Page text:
In a GUSA campaign cycle enlivened by satire, only two things remained sacred: sexual assault and mental health reform. In a conversation with GUSA President Joe Luther, he told me they refused to satirize these two issues because both have true victims and radical consequences in students’ lives.
I’ve experienced those consequences in my own time at Georgetown. During my sophomore year in 2011, I was diagnosed with bipolar disorder by clinicians at CAPS. After over a semester of treatment, CAPS referred me to long-term treatment with a provider in the community. However, the transfer didn’t go smoothly as the new doctor cancelled my initial appointment and never returned my calls to reschedule.
Unfortunately, my mental health had already started to deteriorate and I was struggling with insomnia. With no doctor treating me I tried to go back to CAPS but they refused to see me. After three weeks of debilitating insomnia, finally administrators stepped in and got me into CAPS, but by that time it was obvious that my situation was unsalvageable, and that I would need to be put on a medical leave.
After a two-year leave, I returned to Georgetown this year to finish off my studies. But at the beginning of this semester the clinic where I receive my mental health treatment underwent a management change and doctors left in droves. For the last three months I have seen a new doctor each month. Because of this upheaval in my treatment, I was not receiving any continuity of care.
Each new doctor focused on rehashing my extensive medical history, rather than evaluating current sleeping issues and a dwindling appetite. Unwilling to let the poor quality of care dictate my level of stability, I reached out to my old doctor at CAPS, asking for help while I found a more reliable long term provider. The response from the CAPS doctor: “As I think you know, I am not able to offer you psychiatric treatment at CAPS.”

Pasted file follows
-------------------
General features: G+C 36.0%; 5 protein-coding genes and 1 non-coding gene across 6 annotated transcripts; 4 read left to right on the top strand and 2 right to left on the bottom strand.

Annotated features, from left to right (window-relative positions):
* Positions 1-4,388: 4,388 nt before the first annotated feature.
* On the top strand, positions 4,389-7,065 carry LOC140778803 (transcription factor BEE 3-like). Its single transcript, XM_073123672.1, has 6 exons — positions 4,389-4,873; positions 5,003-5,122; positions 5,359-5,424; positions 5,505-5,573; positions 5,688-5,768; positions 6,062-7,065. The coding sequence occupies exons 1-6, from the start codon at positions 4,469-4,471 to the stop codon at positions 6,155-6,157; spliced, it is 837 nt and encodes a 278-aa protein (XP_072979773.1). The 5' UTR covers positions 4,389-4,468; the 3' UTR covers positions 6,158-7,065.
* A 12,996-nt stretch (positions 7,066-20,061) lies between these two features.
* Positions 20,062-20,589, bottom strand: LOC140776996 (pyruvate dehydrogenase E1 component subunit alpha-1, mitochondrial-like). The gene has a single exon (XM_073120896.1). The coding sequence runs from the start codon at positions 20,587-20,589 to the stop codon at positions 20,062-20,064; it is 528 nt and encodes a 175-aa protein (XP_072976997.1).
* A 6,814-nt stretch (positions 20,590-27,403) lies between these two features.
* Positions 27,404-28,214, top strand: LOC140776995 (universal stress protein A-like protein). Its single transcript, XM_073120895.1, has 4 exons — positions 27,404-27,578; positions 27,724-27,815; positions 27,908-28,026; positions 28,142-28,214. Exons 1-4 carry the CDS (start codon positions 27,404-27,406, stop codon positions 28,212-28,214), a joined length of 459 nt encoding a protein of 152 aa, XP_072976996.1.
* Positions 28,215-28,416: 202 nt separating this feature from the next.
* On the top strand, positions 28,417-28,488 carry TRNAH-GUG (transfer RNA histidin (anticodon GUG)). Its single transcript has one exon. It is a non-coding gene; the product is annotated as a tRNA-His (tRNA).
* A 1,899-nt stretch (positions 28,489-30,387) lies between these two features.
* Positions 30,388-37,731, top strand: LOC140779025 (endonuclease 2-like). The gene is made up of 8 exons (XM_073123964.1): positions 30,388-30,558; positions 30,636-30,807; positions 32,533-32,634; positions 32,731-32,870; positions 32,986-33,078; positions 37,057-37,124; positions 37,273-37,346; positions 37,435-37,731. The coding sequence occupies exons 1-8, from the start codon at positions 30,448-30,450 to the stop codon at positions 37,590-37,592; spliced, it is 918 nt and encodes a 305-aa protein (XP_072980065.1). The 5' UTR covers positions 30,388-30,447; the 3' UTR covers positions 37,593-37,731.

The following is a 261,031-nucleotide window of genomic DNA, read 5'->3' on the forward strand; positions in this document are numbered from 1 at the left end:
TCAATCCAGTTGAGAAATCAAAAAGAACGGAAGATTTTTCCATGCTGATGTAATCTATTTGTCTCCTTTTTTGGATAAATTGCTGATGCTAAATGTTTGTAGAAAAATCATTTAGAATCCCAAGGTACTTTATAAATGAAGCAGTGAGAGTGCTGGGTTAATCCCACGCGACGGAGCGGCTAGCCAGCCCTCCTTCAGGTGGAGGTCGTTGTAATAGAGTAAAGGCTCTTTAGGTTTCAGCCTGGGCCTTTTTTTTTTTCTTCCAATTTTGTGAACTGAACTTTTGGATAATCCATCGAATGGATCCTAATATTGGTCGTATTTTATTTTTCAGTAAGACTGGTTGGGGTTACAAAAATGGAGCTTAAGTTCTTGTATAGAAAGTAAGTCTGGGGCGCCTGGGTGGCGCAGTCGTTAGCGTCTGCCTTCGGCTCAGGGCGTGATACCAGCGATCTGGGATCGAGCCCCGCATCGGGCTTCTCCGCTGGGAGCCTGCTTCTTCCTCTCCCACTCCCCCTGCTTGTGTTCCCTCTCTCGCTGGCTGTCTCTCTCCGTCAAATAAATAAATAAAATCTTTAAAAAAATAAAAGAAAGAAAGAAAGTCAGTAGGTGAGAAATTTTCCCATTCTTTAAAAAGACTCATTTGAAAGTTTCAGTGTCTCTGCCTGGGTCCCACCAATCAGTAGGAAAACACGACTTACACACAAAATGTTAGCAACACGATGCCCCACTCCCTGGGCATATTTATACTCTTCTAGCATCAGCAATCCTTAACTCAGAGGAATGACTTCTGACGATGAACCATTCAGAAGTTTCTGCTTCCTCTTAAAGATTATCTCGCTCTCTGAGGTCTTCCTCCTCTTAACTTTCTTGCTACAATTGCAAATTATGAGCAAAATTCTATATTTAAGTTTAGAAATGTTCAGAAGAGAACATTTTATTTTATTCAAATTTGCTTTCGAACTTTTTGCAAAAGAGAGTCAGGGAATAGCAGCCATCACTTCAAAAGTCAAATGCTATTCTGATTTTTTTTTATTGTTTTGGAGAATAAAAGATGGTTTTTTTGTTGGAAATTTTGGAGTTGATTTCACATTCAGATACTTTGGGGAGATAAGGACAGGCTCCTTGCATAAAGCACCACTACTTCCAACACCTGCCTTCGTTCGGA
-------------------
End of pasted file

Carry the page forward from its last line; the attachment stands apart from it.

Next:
After being denied services from CAPS my mental health took a turn for the worse. I was unable to get out of bed, felt extremely fatigued and ate less than 500 calories a day. I was severely depressed. After missing a significant amount of class and falling behind in coursework I reached out to my dean and the case manager in student affairs. Although we did everything we could, due to the lack of access to mental health providers we realized this situation would take some time to overcome, and as a result I would need to go on a second medical leave.
It is absurd that a Georgetown student that has a history of severe mental health issues is not able to be cared for by the high quality services offered on campus, and yet this holds true for nearly all students returning from a medical leave and for those deemed in need of “long-term” treatment. It is very likely, that in both cases of my medical leaves, had there never been an interruption in my treatment, my mental health would have never degraded to the extent it did. Simply put, the students that are the most at risk are given the least amount of resources.
The solution to this institutional problem requires top university administrators to re-evaluate priorities on funding. Currently the university is spending approximately $65 million building new dorms that, arguably, students never asked for. Rather than fully funding student resources, the university is prioritizing appeasing the local Advisory Neighborhood Commission. This is not in line with our Jesuit value of caring for the whole person.
Of the seven Jesuit universities that made the 2015 U.S. News and World Report national rankings, Georgetown is ranked the best. But when evaluated in terms of mental health resources, Georgetown comes in dead last out of the Jesuit universities. Of these seven, Georgetown is alone in explicitly charging students for mental health treatment. Georgetown offers on average three free sessions for each issue that causes a student to seek treatment; on the average, the other Jesuit universities offer 40 free sessions. And that is because, unlike our Jesuit peers, Georgetown’s funding priorities are fundamentally misaligned.
This is something that cannot be accepted. Georgetown should significantly increase the number of free sessions students receive at CAPS. Resources should remain available to all students, during the entirety of their Georgetown career. A student’s well-being must be considered tantamount to their education. We can no longer accept the unprincipled funding priorities of this administration, because we cannot continue to fail students who need help. To continue doing so would be to pervert the Jesuit values for which this university stands.
Jairus Nytes is a junior in the College.